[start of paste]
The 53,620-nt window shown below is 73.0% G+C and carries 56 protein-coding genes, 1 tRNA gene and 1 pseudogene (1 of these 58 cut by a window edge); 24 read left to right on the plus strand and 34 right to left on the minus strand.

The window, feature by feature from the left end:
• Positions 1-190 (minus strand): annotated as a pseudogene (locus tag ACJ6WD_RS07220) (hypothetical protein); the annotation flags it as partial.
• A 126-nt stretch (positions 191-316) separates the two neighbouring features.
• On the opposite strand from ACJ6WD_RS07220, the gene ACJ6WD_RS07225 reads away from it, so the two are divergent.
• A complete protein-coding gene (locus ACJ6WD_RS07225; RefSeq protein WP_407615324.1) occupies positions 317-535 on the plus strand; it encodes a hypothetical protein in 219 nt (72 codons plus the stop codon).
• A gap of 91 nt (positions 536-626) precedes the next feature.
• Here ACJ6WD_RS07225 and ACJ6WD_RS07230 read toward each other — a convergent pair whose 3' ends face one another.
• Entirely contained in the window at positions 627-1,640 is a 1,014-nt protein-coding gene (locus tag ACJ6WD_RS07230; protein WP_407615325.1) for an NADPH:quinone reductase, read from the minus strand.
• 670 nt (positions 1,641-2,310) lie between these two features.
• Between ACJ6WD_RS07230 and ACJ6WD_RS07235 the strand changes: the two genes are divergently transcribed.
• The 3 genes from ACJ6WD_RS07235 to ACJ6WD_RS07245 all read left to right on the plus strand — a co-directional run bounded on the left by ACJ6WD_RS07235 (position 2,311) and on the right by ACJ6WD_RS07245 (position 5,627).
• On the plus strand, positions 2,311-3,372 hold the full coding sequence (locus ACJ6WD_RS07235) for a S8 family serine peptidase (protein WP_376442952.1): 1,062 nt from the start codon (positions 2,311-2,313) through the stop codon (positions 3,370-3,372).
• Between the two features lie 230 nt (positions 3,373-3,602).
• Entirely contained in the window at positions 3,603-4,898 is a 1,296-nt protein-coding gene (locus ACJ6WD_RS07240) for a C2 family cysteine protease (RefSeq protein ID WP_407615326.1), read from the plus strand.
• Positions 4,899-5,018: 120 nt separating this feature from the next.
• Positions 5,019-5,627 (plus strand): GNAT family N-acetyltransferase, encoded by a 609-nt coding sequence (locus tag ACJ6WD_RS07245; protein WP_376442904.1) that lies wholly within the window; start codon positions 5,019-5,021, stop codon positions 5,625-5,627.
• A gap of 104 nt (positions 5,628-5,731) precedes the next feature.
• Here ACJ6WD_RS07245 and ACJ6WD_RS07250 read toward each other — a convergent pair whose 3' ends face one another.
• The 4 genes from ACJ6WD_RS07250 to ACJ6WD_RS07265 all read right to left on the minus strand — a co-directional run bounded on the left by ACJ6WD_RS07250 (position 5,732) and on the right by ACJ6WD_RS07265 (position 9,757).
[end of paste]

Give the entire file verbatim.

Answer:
The 53,620-nt window shown below is 73.0% G+C and carries 56 protein-coding genes, 1 tRNA gene and 1 pseudogene (1 of these 58 cut by a window edge); 24 read left to right on the plus strand and 34 right to left on the minus strand.

The window, feature by feature from the left end:
• Positions 1-190 (minus strand): annotated as a pseudogene (locus tag ACJ6WD_RS07220) (hypothetical protein); the annotation flags it as partial.
• A 126-nt stretch (positions 191-316) separates the two neighbouring features.
• On the opposite strand from ACJ6WD_RS07220, the gene ACJ6WD_RS07225 reads away from it, so the two are divergent.
• A complete protein-coding gene (locus ACJ6WD_RS07225; RefSeq protein WP_407615324.1) occupies positions 317-535 on the plus strand; it encodes a hypothetical protein in 219 nt (72 codons plus the stop codon).
• A gap of 91 nt (positions 536-626) precedes the next feature.
• Here ACJ6WD_RS07225 and ACJ6WD_RS07230 read toward each other — a convergent pair whose 3' ends face one another.
• Entirely contained in the window at positions 627-1,640 is a 1,014-nt protein-coding gene (locus tag ACJ6WD_RS07230; protein WP_407615325.1) for an NADPH:quinone reductase, read from the minus strand.
• 670 nt (positions 1,641-2,310) lie between these two features.
• Between ACJ6WD_RS07230 and ACJ6WD_RS07235 the strand changes: the two genes are divergently transcribed.
• The 3 genes from ACJ6WD_RS07235 to ACJ6WD_RS07245 all read left to right on the plus strand — a co-directional run bounded on the left by ACJ6WD_RS07235 (position 2,311) and on the right by ACJ6WD_RS07245 (position 5,627).
• On the plus strand, positions 2,311-3,372 hold the full coding sequence (locus ACJ6WD_RS07235) for a S8 family serine peptidase (protein WP_376442952.1): 1,062 nt from the start codon (positions 2,311-2,313) through the stop codon (positions 3,370-3,372).
• Between the two features lie 230 nt (positions 3,373-3,602).
• Entirely contained in the window at positions 3,603-4,898 is a 1,296-nt protein-coding gene (locus ACJ6WD_RS07240) for a C2 family cysteine protease (RefSeq protein ID WP_407615326.1), read from the plus strand.
• Positions 4,899-5,018: 120 nt separating this feature from the next.
• Positions 5,019-5,627 (plus strand): GNAT family N-acetyltransferase, encoded by a 609-nt coding sequence (locus tag ACJ6WD_RS07245; protein WP_376442904.1) that lies wholly within the window; start codon positions 5,019-5,021, stop codon positions 5,625-5,627.
• A gap of 104 nt (positions 5,628-5,731) precedes the next feature.
• Here ACJ6WD_RS07245 and ACJ6WD_RS07250 read toward each other — a convergent pair whose 3' ends face one another.
• The 4 genes from ACJ6WD_RS07250 to ACJ6WD_RS07265 all read right to left on the minus strand — a co-directional run bounded on the left by ACJ6WD_RS07250 (position 5,732) and on the right by ACJ6WD_RS07265 (position 9,757).